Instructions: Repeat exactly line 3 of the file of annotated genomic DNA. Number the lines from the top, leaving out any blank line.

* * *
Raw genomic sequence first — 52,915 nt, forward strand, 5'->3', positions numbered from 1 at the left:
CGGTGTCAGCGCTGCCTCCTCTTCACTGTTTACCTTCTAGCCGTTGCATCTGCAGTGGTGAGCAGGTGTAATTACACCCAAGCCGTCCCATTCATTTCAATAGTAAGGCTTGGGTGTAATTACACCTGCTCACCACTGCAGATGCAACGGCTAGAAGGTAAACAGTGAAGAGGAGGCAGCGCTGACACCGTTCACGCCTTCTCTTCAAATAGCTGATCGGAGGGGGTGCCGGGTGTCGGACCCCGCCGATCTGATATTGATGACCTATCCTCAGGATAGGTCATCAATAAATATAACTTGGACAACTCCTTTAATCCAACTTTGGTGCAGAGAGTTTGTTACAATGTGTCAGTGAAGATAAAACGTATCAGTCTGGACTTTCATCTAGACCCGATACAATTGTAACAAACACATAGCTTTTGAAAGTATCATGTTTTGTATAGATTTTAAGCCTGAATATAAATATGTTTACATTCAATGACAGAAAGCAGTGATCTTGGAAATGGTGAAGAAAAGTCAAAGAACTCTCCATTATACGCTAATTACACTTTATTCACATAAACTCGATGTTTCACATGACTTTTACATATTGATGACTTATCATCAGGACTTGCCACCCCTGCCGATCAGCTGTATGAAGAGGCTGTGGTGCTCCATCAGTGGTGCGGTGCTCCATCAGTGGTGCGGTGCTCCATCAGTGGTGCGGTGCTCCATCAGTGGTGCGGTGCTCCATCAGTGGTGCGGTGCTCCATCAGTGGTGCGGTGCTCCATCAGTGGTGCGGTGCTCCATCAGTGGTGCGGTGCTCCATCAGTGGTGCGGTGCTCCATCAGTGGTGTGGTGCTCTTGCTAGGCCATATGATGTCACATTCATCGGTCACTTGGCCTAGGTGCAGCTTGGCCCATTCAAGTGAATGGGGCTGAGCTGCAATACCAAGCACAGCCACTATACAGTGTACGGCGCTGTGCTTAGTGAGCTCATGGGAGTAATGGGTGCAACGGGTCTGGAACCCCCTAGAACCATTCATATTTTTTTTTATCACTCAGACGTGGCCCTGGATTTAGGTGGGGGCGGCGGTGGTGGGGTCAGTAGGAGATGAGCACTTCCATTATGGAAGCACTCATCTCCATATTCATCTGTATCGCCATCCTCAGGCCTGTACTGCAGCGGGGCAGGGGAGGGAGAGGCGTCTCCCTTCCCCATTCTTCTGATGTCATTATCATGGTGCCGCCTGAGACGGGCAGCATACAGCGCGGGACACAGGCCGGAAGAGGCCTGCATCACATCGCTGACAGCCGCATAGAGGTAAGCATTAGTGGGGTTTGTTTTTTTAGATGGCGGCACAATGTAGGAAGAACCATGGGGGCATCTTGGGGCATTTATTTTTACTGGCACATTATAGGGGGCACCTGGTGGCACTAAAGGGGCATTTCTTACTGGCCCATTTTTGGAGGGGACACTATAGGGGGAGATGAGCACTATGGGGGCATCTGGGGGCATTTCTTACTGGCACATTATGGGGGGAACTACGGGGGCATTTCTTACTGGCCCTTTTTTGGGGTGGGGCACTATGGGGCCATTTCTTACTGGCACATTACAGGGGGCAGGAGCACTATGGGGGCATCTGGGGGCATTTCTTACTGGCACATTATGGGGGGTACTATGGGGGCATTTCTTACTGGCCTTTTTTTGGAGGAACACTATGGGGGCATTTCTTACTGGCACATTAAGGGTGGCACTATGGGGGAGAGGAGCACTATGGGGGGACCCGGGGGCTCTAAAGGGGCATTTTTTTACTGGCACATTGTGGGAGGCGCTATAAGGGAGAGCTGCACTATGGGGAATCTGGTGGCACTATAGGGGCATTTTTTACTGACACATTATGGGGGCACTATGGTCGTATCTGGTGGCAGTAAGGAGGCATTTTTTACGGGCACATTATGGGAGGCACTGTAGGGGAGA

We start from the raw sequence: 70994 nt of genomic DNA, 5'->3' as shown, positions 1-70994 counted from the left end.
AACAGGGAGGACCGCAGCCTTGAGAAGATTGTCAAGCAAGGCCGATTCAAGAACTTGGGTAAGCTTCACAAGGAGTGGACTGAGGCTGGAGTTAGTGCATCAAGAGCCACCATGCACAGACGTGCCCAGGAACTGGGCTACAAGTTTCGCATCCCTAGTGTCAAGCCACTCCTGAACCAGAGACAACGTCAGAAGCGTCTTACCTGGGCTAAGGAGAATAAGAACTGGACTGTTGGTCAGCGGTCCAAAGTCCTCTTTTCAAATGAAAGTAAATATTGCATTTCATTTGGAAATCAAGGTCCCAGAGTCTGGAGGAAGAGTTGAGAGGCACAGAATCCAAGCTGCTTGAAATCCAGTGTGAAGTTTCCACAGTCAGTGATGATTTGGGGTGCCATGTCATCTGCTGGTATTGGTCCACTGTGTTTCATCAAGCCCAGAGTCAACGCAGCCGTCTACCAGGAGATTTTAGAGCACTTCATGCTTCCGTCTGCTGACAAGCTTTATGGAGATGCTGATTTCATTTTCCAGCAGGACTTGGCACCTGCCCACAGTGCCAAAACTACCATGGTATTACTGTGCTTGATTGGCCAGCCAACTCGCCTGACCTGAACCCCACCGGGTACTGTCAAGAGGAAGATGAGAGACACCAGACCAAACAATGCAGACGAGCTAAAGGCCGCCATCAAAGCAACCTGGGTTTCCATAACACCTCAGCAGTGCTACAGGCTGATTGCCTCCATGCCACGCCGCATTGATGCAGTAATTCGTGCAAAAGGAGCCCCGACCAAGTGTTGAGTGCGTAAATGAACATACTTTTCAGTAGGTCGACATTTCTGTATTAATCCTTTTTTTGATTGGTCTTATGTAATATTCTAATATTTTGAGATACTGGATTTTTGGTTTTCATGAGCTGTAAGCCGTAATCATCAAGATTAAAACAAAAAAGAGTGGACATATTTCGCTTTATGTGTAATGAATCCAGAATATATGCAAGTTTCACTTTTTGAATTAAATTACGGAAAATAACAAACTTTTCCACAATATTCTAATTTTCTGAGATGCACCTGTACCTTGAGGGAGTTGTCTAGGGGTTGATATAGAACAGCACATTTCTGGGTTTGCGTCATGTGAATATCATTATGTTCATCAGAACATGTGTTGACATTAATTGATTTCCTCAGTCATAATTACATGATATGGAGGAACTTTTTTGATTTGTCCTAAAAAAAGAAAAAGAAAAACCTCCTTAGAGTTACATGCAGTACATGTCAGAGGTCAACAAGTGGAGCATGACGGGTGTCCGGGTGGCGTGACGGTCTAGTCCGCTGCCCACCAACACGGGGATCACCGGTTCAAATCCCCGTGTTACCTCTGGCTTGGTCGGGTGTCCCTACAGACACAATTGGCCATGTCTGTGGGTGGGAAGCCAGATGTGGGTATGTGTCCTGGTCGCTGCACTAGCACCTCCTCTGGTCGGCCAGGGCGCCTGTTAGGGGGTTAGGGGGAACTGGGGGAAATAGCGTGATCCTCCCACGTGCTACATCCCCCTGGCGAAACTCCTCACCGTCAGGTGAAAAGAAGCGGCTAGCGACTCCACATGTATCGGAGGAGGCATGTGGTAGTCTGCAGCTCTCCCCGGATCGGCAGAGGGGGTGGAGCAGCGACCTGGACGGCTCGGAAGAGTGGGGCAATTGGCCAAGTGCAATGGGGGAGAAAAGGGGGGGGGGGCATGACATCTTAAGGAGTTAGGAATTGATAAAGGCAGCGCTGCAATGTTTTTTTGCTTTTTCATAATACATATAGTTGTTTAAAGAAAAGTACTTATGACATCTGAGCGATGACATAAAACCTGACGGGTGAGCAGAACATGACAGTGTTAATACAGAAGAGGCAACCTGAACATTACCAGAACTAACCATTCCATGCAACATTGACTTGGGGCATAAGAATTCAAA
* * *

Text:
We start from the raw sequence: 70994 nt of genomic DNA, 5'->3' as shown, positions 1-70994 counted from the left end.